From spending three times the amount for flight tickets to being served limited food during the flight, the family faced a number of issues before finally reaching home.
It was a little over a year ago that Siva (name changed) went from Kerala to Canada with his family of three. He wanted to earn some quick money and clear a few debts. Siva and his wife found jobs in Montreal and had been able to save a little money when the novel coronavirus pandemic hit. They, like thousands of expatriates, tried to come back home to Kerala. That’s when their ordeal began.
After a lot of trouble, the family did reach their home in Kalady on June 12 and is in quarantine now. But before that, they had to go through a lot of trouble, and Siva explained the hassle in a Facebook post titled ‘Vande Bharat Mission and Corona Tourism’. The post’s been shared over a thousand times at the time of publishing this story.
“All that I saved in one year in Canada had to be spent on this trip,” Siva tells TNM.
In the post he writes how he had in May booked tickets worth Rs 42,000 each to come home. But when the pandemic broke out, these had to be cancelled and new tickets booked through the Central government’s Vande Bharat Mission. Air India charged him Rs 1,38,000 (2450 dollars) for each ticket, making it a total of Rs 4,14,000 for all three of them.
“It was no good that we worked in a country like Canada. For someone doing general jobs, to save this much after all your expenses, it takes at least eight months. Vande Bharat Mission! I heaved a long sigh. I felt deeply jealous of the Pakistanis and Filipinos who went home for free,” Siva wrote in his post.
The bigger surprise for them was on boarding the flight, which was packed without any sort of distancing between the passengers. “We didn’t understand why the tickets were then so costly,” Siva says. The food served was pathetic, he says. A packet of mixture and what looked like a low quality version of chips. It was also announced that there would be no other food for the 16 hours of the flight.
“We didn’t have it. My child of seven years stayed hungry with us and none of us even used the toilet. Even the masks they provided were wet with the water they gave leaking onto it,” Siva says.
Reaching the Delhi airport did nothing to lift their spirits. They had to stand in a queue for seven hours, again without any option to have hygienic food or water. “The condition in the airport was also pathetic. There was no physical distancing. We found people sitting on the floor and having food. An army official who was supposed to supervise the people was without a mask, eating a chapati he held in his hands without even a plate to put it in.”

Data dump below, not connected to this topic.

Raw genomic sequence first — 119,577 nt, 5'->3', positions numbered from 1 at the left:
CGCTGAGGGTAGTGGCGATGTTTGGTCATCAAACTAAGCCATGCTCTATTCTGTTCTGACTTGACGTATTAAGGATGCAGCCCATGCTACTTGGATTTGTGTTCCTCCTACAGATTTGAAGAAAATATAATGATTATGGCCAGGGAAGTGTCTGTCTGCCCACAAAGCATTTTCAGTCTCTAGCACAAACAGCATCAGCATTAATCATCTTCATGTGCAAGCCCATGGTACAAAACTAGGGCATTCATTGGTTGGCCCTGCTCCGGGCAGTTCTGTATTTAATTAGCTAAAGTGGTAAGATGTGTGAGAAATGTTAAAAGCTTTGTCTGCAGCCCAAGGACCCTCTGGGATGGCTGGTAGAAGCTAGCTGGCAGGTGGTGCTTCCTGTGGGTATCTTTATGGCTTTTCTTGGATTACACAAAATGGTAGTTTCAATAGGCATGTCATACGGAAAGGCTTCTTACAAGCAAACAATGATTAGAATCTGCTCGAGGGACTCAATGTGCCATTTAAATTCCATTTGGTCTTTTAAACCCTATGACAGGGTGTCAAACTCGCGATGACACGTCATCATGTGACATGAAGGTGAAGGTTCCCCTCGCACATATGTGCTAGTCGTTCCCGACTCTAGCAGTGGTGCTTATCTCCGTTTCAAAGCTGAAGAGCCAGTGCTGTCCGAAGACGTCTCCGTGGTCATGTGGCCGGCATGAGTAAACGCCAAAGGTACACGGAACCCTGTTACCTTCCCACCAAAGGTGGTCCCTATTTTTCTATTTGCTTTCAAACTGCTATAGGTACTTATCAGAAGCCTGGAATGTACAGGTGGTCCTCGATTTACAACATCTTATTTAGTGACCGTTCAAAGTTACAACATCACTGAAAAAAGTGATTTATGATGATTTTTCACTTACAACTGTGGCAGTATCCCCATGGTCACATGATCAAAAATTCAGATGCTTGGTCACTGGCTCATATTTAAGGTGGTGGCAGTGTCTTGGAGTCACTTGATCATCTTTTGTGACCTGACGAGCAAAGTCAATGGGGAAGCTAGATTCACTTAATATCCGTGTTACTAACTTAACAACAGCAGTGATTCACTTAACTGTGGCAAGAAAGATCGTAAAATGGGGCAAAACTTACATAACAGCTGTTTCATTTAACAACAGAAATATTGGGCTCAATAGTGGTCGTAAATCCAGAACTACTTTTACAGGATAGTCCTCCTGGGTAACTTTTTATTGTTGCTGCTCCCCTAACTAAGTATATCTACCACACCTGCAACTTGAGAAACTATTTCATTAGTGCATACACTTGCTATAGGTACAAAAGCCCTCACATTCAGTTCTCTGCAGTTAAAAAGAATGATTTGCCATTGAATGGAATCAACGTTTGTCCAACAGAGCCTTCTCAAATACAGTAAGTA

When their turn came, police officials asked them to choose from a list of hotels to stay in quarantine in Delhi. “All of these were ridiculously expensive. We couldn’t afford it and requested that we be allowed to go home, since we had already booked tickets to Kerala. It took another three hours before the official could be persuaded, who took mercy on the child with us. But another young man from Andhra, who was near us and pleading with the official, had no such luck. He was a heart patient and had all the medical papers with him. He was still fighting his case when we left!” Siva says.
He alleges in his post that this is one way they make money, insisting on quarantining in expensive hotels. He further alleges that if a person contracts the virus during their quarantine they would be forced to go to private hospitals, where they would have to spend lakhs more.
Twelve more hours of waiting later, Siva and his family took a flight home, still not having eaten. “All the time we waited, we saw no one disinfecting any of the places that so many people were passing through. On reaching Kerala, we could spot the difference immediately. We walked through the glass corridor of Nedumbassery airport and after we passed, it was disinfected. We were then made to stand in front of a glass box with a camera sticking out of it, for our thermal scanning. Our bags too were disinfected and everywhere, proper distancing was maintained between the people. In 45 minutes we were out of the airport and in a taxi, separating the front side from the back, we reached home. I am not taking political sides, just telling the facts of the experience we have been through.”
After nearly two days of not having food, the family had a hearty lunch at home — rice and ‘moru curry’ (buttermilk) — and it has never tasted so good before, Siva writes.
Courtesy The News Minute